Sure, there is already an International Translation Day celebrated on September 30th, to coincide with the feast-day of St. Jerome. This day has gotten some traction in the English-scribbling world, with an annual event at the UK’s Free Word Centre (since 2010) and steady promotion by the Federation of International Translators (FIT). But now there’s one just for Egypt:

Of course, it is a bit strange to have an “International Translation Day” affiliated with the saint of one particular religion. Yes, yes, the FIT says the day is “secular and non-denominational” — and St. Jerome was appropriated into, for instance, Islamic art — but after all the fellow was best-known for translating the Bible.

Now Egypt’s National Center for Translation has launched its own “Translator’s Day.” It’s set for October 15, the birth date of Rifaa al-Tahtawi (1801-1873).

El-Tahtawi, author of the recently translated An Imam in Paris (2011, trans. Daniel Newman), is a worthy choice. He translated a great many texts into Arabic — particularly in the field of medicine — established a school for translation, and was active in a number of other fields.

According to Ahram Online, Translation Center head Camillia Sobhy “called on all institutions concerned with translation in Egypt — including universities, libraries and foreign cultural delegations — to participate in the day.”

Hopefully, the Translation Center will also suggest FUN activities for the day. What would you suggest? As for me:

*Translator smackdown: Two competing translations, and the audience votes on which one is best. Or there could be a panel of distinguished, snarky judges. Or….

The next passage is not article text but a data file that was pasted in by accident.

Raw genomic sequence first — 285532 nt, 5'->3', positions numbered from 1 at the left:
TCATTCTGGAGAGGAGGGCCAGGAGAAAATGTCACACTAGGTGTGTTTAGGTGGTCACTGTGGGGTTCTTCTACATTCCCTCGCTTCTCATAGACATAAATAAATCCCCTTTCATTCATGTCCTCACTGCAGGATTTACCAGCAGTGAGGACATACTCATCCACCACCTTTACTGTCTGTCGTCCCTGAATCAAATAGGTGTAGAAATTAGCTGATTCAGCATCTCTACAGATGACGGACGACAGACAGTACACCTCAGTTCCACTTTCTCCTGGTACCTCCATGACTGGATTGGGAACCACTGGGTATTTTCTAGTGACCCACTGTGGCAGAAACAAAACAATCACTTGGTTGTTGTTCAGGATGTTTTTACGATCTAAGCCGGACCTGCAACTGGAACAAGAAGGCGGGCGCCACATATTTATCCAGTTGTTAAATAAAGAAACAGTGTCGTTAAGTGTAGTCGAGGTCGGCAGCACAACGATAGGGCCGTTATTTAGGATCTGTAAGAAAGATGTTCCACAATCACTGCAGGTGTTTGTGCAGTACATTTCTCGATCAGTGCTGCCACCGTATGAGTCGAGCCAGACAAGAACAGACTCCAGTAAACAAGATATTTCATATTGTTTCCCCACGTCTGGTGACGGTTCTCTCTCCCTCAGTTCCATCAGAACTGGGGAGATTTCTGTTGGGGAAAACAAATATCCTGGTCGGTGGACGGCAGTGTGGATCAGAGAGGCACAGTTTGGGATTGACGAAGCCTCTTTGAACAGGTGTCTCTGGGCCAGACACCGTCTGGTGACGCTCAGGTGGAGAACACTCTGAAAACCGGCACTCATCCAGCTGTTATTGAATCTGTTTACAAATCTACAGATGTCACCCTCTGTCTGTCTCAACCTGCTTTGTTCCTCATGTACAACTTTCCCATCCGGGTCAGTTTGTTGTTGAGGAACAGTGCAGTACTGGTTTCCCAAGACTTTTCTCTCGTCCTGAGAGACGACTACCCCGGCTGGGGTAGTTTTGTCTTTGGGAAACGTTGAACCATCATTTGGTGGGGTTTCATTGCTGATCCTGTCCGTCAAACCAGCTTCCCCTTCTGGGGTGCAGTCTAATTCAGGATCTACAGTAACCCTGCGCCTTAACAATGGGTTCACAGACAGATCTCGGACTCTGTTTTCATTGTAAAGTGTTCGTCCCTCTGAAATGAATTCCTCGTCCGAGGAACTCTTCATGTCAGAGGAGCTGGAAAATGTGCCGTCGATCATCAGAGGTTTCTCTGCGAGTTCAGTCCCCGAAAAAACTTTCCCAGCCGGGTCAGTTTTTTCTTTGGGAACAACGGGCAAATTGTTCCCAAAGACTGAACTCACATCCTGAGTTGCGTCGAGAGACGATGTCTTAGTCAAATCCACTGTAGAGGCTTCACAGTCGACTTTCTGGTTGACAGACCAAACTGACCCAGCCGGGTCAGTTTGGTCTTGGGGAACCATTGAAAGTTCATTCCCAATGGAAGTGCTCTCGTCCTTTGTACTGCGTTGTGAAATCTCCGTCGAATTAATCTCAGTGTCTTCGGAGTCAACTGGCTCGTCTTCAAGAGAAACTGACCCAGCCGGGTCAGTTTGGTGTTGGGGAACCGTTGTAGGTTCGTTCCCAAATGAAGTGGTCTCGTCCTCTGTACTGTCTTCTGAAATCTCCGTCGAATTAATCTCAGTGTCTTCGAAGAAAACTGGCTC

*The announcement of new translation awards/grants/competitions.

*Translated poetry open-mic night: Translators come read the original (any language) and their translation of poems from around the world. Open to all! Could be from any language into any language, or from any language into Arabic.

*Group translation project, a la the Poetry Translation Centre. Could be sponsored by the British Council or one of you cultural centers.

*Group/audience attempt to translate a humorous text or script, guided by a professional translator.

*A reading of prose translated from fos7a to Egyptian a3meya. Or to Iraqi Arabic or Sudanese.

*Readings of al-Tahtawi in Arabic, English, French, …?

*A panel of selected translators and authors, being frank about the difficulties in this relationship.

*A workshop on translating children’s literature. Cross-lingual readings for children. A workshop FOR children on translating children’s literature, where the children do the translating and the result is published.

*A translation dinner — a plate of “pasta” as imagined by Italians, French, Arabs, Chinese. Food in translation.

*Important, sober events, too.

9 thoughts on “A ‘Translator’s Day’ for Egypt

    1. I really do want a translator smackdown! I’m sure it can be done without bruising feelings, and it would be an interesting exercise.

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